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During the summer term I introduced some pieces of getterring in my outside space. I have a small outside play area and so attached 3 pieces on my fences at angles so the children could pour water or roll balls down them and try and catch them at the end. I also left a few pieces out for them to use how they wanted and they often made water ways and experimented with different amounts of water and at different angles...they loved it and it would keep them amused during the whole PDR session! :o

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First post,here goes.

Glad someone else thinks bikes and ride ons can be a bit limited on the learning front.

We used to have bikes around our main area as this gave the riders places to go and routes to follow but in the end they tended to just limit other sorts of physical play - running, throwing, hula hooping etc As we extended our outdoor construction (pile of junk) we had to limit them as safety issues arose and we couldnt devote enough time to supporting children in sensible riding behaviour.

Fortunately we can zone them off to one corner and now have less bikes out and lots of other things going on outside.

Bikes are great for physical development and even for learning to share but

we are a big setting and unless we can spare an adult to model and prompt extensions they tend not to happen.Even leaving a zebra crossing ,toy petrol pump and till didnt really take off in child led play.

If you havent got somewhere else to zone bikes to I really think it is worth having bike free days and observing how the play changes.

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Fridays are bike free. Children know that and respond well from realising when the calendar is done that its a Friday to inciating other play which often involves imaginative role play journeys when building planes/boats and trains with the blocks.

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Welcome to the Forum, HEK!

 

Every day is a bike free day in our setting - one of the first thing I did when I took over was to gradually weed out the bikes and ride ons as they got old and past it. We are a very small setting and the bikes were not only taking up precious storage space in our little play house, but we found that there was always a queue of children waiting for the high status bikes to be available.

 

We have replaced them with more open resources and the bikes are long forgotten. That said, I know that every child in my setting has a bike and somewhere to ride it at home. I'd need to re-think the strategy if I knew some children didn't have this luxury.

 

Maz

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I am just about to do as Maz and will be sending them off to the tip next week :o . They are totally past their sell by date and as others have said, they created a queue of children who would not do anything else for fear of missing their turn. Thanks Maz you have reinforced my determination to chuck them out now!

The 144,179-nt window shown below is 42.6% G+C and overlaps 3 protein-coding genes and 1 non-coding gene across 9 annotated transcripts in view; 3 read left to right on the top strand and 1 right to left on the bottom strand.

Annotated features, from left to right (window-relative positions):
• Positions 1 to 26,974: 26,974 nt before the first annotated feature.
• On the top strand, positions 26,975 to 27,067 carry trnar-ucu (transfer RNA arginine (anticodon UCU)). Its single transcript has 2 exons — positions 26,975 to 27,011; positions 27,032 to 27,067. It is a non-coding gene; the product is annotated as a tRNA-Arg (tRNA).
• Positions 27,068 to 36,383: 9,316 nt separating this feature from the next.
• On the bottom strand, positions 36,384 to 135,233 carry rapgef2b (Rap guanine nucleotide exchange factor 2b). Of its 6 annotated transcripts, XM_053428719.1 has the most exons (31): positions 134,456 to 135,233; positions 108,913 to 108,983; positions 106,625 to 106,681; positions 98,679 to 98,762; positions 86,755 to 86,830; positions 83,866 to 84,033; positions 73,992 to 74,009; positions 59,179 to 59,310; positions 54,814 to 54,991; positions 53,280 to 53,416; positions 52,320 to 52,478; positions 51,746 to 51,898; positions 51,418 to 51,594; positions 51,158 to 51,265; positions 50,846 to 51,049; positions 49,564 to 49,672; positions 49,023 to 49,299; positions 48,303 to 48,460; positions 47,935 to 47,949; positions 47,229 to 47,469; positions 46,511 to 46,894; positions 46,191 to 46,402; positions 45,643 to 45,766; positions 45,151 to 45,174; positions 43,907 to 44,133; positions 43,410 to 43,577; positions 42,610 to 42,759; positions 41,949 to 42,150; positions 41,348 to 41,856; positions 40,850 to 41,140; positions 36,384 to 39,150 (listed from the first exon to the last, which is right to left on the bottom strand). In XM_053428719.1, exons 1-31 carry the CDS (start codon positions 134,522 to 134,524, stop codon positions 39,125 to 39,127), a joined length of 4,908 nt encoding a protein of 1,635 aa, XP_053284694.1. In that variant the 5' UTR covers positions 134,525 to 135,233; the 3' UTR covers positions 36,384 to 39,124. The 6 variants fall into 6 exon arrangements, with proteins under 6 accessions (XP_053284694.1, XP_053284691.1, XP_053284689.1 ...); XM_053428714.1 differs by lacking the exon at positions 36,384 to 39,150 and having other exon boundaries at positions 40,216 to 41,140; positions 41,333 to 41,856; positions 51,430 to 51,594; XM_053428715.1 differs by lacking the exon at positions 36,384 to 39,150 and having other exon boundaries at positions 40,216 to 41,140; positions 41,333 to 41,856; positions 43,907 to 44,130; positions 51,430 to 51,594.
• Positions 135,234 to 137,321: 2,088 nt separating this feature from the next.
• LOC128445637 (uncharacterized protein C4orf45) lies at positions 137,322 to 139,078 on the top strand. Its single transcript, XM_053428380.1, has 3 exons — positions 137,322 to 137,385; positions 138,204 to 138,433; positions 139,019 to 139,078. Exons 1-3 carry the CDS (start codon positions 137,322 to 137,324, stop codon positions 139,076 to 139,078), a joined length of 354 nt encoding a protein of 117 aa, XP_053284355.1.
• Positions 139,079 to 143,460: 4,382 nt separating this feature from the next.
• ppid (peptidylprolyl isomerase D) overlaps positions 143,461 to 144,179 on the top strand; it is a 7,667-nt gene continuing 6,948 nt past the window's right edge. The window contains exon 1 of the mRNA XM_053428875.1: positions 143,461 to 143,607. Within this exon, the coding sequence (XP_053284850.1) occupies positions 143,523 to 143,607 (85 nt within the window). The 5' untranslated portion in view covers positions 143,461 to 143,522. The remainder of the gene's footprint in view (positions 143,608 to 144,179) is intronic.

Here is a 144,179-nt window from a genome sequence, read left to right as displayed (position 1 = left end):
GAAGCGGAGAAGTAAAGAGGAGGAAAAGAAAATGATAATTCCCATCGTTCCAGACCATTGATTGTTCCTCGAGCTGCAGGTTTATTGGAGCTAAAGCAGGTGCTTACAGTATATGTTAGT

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Thanks Maz you have reinforced my determination to chuck them out now!

You're welcome Holly - about the only thing I could say in defence of the bikes was that children learned to take turns and wait patiently - but since we couldn't persuade them to go and do something else instead whilst they waited, taking turns and being patient was very boring sitting down watching everyone else enjoying themselves! I have to say that since the bikes have gone, the children are much more engaged in games outside and are really using their imagination and creativity.

 

Maz

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Hmm we were working towards taking turns and waiting patiently but it was taking one or two staff members to support just that!

 

On another note I have just been looking back through this thread and the idea of the six areas of learning outdoors. I recently went to some outdoor play training where the trainer commented that it might not be necessary to replicate the indoors outside as the outdoors was essentially different to indoors. I do hope I didn't misinterpret her, but it seemed to me that this was saying, yes have mark making outside but make it outside mark making, say big paintbrushes and water, rather than another set of pencils and crayons. And have sand and water outside, but use something else inside as an indoor sensory experience. It has freed me up no end at work as we simply don't have the room to accommodate everything inside and outside, and I plan to use this argument when I get hauled over the coals for not having indoor and outdoor sand!

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Never had bikes or sit ons!! Children don't even mention them, occasionally one or two bring in scooters and if they wanted they could take them outside, I wouldn't say no, but if they caused problems then the scooters would have to stay inside, unused. What did cause one or two aggravations last term was the use of the buggies and prams outside by some of the boys - they use these items in quite a different fashion - these had to be banned from going outside every now and then I'm afraid (the prams, not the boys!!). We too are in a fairly affluent area and I am aware that all the children have access to bikes etc. at home.

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What did cause one or two aggravations last term was the use of the buggies and prams outside by some of the boys - they use these items in quite a different fashion - these had to be banned from going outside every now and then I'm afraid (the prams, not the boys!!).